The UK is now the largest global market for Champagne outside France! ERA's partner EBRI, at Aston University, is helping a company to recycle corks from many of these bottles!

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For every bottle popped there's a cork stopper, which up until recently in the UK had no immediate use other than to go into the waste bin!

The European Bioenergy Research Institute (EBRI) at Aston University provides practical solutions for businesses to explore the growing 'Energy-from-Waste' market, and the opportunities it offers. Companies can benefit from specialist support, cutting-edge technologies and bespoke events, including workshops to help stimulate business start-up and growth, plus the development of new products and services.

The Energy Research Accelerator has provided new, state-of-the-art equipment for EBRI, which experts at the Institute can use to provide support for local small businesses involved in its 'Value from Waste' masterclasses.

One of the entrepreneurs who took part in the 'Value from Waste' programme was Sanjay Aggarawal, who had an idea about establishing the UK's first ever cork recycling scheme, and had established a social enterprise known as Recorked UK.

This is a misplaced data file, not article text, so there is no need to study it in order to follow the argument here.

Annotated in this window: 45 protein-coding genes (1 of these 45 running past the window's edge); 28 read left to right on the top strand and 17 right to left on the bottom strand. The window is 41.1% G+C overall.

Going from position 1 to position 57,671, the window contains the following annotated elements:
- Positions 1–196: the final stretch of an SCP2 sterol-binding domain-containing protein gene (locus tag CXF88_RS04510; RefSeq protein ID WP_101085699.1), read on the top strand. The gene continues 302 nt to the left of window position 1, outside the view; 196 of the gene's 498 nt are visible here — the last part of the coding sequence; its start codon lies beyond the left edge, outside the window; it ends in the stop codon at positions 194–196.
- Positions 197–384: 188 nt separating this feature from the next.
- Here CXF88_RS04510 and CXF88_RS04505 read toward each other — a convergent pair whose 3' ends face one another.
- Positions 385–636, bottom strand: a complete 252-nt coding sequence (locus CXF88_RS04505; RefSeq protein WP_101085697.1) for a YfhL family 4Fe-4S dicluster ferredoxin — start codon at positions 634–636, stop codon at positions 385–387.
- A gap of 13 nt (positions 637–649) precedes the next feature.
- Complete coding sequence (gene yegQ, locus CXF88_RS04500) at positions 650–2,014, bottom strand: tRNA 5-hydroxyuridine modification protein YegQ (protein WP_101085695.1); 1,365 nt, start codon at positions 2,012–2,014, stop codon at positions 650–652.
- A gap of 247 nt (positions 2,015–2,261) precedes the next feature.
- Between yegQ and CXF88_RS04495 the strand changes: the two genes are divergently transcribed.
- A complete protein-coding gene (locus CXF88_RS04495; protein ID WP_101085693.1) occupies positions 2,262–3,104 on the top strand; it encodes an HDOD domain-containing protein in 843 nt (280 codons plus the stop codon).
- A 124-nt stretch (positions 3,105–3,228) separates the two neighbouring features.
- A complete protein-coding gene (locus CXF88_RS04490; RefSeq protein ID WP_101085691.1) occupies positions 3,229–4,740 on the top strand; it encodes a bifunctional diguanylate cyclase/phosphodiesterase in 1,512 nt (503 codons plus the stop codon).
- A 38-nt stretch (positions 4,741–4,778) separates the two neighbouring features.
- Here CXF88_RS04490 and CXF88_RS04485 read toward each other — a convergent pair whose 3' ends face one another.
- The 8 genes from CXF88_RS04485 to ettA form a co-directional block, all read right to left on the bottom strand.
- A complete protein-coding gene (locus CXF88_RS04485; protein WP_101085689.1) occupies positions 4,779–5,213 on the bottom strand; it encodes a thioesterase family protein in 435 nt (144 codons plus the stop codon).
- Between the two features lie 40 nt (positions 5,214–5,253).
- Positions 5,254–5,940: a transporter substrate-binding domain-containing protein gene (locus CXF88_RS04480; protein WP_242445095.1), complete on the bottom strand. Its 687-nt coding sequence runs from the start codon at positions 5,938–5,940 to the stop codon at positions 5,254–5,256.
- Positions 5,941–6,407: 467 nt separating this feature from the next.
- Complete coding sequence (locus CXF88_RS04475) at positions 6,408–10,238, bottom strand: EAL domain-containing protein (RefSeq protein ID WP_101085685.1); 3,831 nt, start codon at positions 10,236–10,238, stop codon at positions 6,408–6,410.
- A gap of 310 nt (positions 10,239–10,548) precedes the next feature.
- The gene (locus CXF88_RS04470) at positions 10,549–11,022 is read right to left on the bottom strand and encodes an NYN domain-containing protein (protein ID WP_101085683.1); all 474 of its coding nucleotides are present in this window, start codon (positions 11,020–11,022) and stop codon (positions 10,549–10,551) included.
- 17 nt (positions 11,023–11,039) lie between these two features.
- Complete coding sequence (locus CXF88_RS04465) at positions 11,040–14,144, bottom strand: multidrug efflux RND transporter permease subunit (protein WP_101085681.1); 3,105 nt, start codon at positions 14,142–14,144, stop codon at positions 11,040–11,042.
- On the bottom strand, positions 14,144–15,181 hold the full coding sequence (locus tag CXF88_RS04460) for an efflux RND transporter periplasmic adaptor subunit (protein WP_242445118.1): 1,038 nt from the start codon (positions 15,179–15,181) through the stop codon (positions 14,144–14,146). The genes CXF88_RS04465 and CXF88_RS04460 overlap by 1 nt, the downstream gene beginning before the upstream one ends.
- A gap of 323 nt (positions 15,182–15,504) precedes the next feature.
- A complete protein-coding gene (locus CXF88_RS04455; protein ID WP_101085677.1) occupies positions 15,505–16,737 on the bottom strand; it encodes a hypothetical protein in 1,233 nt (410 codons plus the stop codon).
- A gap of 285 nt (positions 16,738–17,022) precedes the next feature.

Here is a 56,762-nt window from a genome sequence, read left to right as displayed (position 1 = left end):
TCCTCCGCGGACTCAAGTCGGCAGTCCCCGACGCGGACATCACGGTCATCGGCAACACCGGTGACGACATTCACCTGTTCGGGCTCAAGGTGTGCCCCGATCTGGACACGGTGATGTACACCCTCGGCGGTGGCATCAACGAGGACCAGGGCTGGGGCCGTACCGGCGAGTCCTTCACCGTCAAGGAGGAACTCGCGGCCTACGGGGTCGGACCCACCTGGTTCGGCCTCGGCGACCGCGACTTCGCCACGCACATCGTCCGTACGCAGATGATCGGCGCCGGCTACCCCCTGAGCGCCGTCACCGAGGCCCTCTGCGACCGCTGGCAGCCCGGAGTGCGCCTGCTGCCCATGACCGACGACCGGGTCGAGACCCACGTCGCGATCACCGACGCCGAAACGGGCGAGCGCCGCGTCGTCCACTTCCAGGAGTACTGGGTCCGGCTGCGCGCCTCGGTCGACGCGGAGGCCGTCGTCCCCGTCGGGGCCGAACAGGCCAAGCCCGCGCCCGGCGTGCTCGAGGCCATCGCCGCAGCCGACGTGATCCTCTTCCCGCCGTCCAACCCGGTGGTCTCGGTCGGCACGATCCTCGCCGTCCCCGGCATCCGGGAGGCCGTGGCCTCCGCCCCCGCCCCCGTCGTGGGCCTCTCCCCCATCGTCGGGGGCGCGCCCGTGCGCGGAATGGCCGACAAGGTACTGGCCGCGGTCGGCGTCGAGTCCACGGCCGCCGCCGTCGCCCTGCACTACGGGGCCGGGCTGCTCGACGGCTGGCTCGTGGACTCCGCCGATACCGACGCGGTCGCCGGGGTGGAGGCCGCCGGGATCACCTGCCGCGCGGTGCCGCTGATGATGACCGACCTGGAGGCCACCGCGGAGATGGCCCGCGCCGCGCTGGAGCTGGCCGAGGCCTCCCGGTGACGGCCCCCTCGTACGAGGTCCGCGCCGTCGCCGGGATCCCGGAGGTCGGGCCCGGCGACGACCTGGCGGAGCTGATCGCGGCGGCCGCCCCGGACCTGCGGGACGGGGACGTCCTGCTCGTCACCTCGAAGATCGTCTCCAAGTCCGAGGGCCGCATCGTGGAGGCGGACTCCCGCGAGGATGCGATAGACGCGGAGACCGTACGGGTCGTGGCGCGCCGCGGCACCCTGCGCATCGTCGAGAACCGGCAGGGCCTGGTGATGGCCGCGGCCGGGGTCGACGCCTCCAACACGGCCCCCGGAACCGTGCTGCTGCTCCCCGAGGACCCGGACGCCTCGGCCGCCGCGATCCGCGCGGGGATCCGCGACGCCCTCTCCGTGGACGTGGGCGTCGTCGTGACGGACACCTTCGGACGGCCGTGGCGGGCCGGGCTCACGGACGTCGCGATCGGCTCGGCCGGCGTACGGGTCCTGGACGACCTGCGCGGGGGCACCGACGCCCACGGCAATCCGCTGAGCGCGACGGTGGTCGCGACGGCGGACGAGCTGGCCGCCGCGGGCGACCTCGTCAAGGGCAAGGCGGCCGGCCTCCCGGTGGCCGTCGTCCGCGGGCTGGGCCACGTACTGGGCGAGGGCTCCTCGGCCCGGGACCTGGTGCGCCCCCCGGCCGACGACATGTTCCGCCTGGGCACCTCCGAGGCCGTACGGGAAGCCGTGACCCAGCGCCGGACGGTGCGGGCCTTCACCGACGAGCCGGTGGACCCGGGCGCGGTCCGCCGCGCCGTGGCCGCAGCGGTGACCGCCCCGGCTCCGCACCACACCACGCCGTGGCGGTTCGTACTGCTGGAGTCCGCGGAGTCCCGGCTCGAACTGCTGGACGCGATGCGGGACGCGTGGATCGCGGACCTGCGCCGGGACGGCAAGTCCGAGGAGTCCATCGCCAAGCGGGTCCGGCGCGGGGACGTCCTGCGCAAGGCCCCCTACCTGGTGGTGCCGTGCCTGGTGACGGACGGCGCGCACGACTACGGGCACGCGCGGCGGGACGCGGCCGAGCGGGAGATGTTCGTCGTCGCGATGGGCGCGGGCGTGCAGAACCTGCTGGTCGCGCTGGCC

During the two day masterclass course, Sanjay discovered how new market opportunities can be developed from unwanted material such as food waste, carboard boxes, plastic waste, textile residues, waste oils and many other materials.

Following on from the Master Class event, EBRI provided Sanjay with detailed documented guidance as to whether natural cork material could be used for other purposes, for instance, at an 'energy-from-waste' process.

In the UK, it's estimated that 216 million bottles of sparkling wine are opened every year, generating a massive abundance of unwanted corks. In order to help identify new ways of reusing these redundant bottle stoppers, EBRI's team of specialists analysed the chemical and physical properties of natural cork to identify the most feasible opportunities. As part of this investigation, they looked at the various processes and treatments which could be applied, to see which would be the most efficient process to recover energy from corks.

Included in EBRI's report for Recorked UK were recommendations on alternative uses of cork material, and how it could be used in market sectors such as the pharmaceutical industry. Cork contains a number of useful properties which offer health benefits. For instance, it contains sterols, which may help reduce cholesterol, and also flavonoids which have potential applications in the food, cosmetics and pharmacological industry.

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The EBRI Master Classes are part of a European Regional Development Fund (ERDF) initiative.

Recorked - cork recycling scheme